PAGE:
The Not-So-Sexy Infertility Adventures of a Girl in the Big Apple

Friday, October 21, 2011

Donor Egg Discussion

I've been meaning to write a post for a while about donor eggs.  It's something I've been giving a lot of thought to as we get ready for our last 1 or 2 cycles with my eggs.

When my doctor first brought up the idea, which was right after my first failed IVF, I was stunned.  Both H and I had a very strong "not for us" reaction.  But after another poor response to IVF and several depressing second opinions, I have completely transformed my thinking around this issue.  I really believe this could be a great solution for us if things don't work out the way we planned.  In fact, the only thing that keeps me going sometimes is knowing that we have a real shot at succeeding with donor eggs should all else fail.

That's not to say I don't have reservations and concerns - I think everyone does at some point.  But they seem manageable in comparison to the scenario of having no baby at all.

Unfortunately, H is definitely not in the same place as I am on this decision.  I started to broach the topic with him right after our second failed IVF.  Knowing that he wouldn't otherwise think about it, I asked him to give some serious thought to the issue over the next few months.   He agreed to do so, but of course never really did.

I say "of course" because among H's many wonderful qualities is an ability to live in the now.  He takes life as it comes, and generally enjoys the hell out of every day.  I envy him this quality - I think this is how he maintains such balance and equanimity.  I, on the other hand, tend to grab difficult problems by the horns and try to work through them right there and then.  I think through possibilities, imagine and plan for future scenarios, and try to prepare myself emotionally for what's to come.  I guess that makes me sort of a control freak, but it also makes me more organized and prepared.

Last week I brought up donor eggs again, and we had our first serious discussion.  I asked him whether he'd thought about it since we last spoke, and he admitted that he hadn't thought about it much more.  He reiterated, however, that he wasn't on board with the idea.  If worst came to worst, he'd rather live child free - he feels we could still have a great life without children.  I told him that I didn't disagree - we could have a very nice life without children.  It would be very comfortable, much less stressful, and much more free.    But we would be missing out on one of life's great gifts, one of the things that connects us most directly to Nature and to our humanity.  And that thought makes me sad, and would continue to make me sad later in life.  Would it ruin my life?  Absolutely not.  Would I have regrets about it?  I'm pretty sure I would.

I probed a little further into what his reservations were.  Was it purely having the genetic link that was the issue?  After all, he has been willing to go to pretty extensive lengths to have our own children, so why not with donor eggs?  And we uncovered that, yes, not having children with my genetic material was the main issue.  However, he is slightly more comfortable knowing that the children would be genetically his.  If it were the opposite case (my eggs, donor sperm) he said he would really not be on board.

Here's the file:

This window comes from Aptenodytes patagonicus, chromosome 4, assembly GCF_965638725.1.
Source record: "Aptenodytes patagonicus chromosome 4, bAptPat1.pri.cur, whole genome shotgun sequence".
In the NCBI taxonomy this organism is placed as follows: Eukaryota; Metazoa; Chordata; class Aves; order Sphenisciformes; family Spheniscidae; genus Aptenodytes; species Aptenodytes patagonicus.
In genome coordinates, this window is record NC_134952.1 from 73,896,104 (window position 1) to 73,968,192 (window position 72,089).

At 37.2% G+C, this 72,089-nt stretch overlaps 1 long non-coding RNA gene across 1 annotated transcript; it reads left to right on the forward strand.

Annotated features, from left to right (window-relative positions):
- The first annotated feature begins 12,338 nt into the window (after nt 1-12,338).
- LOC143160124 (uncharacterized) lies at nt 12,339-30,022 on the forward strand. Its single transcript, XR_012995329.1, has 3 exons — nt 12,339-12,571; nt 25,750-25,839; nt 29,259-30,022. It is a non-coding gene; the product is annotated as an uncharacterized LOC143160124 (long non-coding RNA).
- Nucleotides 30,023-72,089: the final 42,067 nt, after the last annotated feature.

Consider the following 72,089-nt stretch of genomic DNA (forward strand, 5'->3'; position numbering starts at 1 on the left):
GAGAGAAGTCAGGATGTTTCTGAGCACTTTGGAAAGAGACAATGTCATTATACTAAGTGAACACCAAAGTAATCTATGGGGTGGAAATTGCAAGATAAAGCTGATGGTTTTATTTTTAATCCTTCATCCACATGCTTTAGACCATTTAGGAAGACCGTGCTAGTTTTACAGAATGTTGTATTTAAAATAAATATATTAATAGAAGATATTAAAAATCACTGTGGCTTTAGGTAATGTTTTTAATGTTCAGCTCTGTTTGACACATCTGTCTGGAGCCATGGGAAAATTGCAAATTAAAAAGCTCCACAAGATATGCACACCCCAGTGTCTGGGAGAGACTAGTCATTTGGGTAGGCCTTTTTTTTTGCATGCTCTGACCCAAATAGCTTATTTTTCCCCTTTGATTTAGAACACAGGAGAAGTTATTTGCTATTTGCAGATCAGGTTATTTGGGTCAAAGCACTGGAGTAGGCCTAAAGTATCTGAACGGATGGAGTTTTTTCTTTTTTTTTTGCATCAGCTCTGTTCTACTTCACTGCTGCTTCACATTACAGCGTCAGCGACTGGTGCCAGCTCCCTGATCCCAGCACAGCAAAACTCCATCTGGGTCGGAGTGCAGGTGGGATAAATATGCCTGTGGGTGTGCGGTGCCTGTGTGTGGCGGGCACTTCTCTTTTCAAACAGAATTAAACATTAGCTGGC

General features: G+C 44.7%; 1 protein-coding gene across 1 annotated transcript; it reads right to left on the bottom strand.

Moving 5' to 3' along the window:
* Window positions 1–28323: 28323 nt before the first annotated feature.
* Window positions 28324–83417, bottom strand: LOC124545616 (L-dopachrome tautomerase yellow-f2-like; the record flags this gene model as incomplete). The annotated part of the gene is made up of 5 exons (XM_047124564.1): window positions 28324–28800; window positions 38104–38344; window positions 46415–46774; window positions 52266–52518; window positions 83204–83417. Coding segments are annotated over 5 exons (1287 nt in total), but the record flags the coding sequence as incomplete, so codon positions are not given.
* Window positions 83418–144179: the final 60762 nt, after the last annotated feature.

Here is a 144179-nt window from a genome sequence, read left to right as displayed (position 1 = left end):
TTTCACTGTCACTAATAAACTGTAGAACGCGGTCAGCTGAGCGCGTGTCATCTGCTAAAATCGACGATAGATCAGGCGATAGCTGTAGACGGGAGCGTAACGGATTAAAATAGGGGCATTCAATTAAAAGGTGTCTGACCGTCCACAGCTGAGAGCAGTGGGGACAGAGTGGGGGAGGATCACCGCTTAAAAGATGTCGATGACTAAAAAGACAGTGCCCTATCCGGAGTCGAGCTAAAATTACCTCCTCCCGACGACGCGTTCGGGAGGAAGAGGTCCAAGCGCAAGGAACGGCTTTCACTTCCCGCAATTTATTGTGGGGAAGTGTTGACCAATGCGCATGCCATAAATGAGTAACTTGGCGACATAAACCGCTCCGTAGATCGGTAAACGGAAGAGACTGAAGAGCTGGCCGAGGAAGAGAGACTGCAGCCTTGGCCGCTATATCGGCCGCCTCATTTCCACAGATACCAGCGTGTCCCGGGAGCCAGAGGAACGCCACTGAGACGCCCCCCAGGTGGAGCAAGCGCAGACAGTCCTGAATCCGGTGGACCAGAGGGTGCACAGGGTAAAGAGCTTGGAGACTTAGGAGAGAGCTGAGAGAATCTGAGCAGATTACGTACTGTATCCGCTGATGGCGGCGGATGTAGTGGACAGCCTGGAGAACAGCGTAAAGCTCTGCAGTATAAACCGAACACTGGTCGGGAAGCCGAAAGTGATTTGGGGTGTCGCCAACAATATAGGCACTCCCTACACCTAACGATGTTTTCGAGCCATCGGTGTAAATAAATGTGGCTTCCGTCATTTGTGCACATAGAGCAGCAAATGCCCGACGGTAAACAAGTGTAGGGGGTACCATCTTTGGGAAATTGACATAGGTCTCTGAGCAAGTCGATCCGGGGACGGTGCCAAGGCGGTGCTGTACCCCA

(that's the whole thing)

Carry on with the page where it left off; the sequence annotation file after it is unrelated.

And this is where we left things off.  I am not going to push the issue too far while we still have a chance at my own eggs - there's no point.  But I'm hoping to slowly acclimate him to the idea and get him to evolve his thinking.  I don't blame him for resisting - I did too.  And I don't ever want to force him into such a big decision - he has to be truly on board, because he will be a 50% partner to me in raising a child and that is a huge responsibility.  But I am hoping that as he thinks about it more, he will come to the same place as I have.  All I can do is get him to think about it with an open mind.  The rest will be up to him.

More on this to come.  I hope we will never have to reach a decision on this topic, but looking objectively at our chances it's far likelier that we will then that we won't.  And I'd rather be prepared when that time comes.  In the mean time, am very glad I have a place to share all of these thoughts - sometimes I don't know what I would do without this blog (and all of you)!


  1. The donor egg discussion is tough. I think it's something that all of us who have struggled with failed cycles have had to think about and discuss with our partners at some point. It's a complicated issue and I think it takes some time for both partners to work through their feelings on. I have a lot of admiration for women who have made the leap to DE - I think it must be a tough decision to get to and I think it takes a lot of courage to pursue (and, of course, thank goodness for those generous donors out there who make the impossible possible).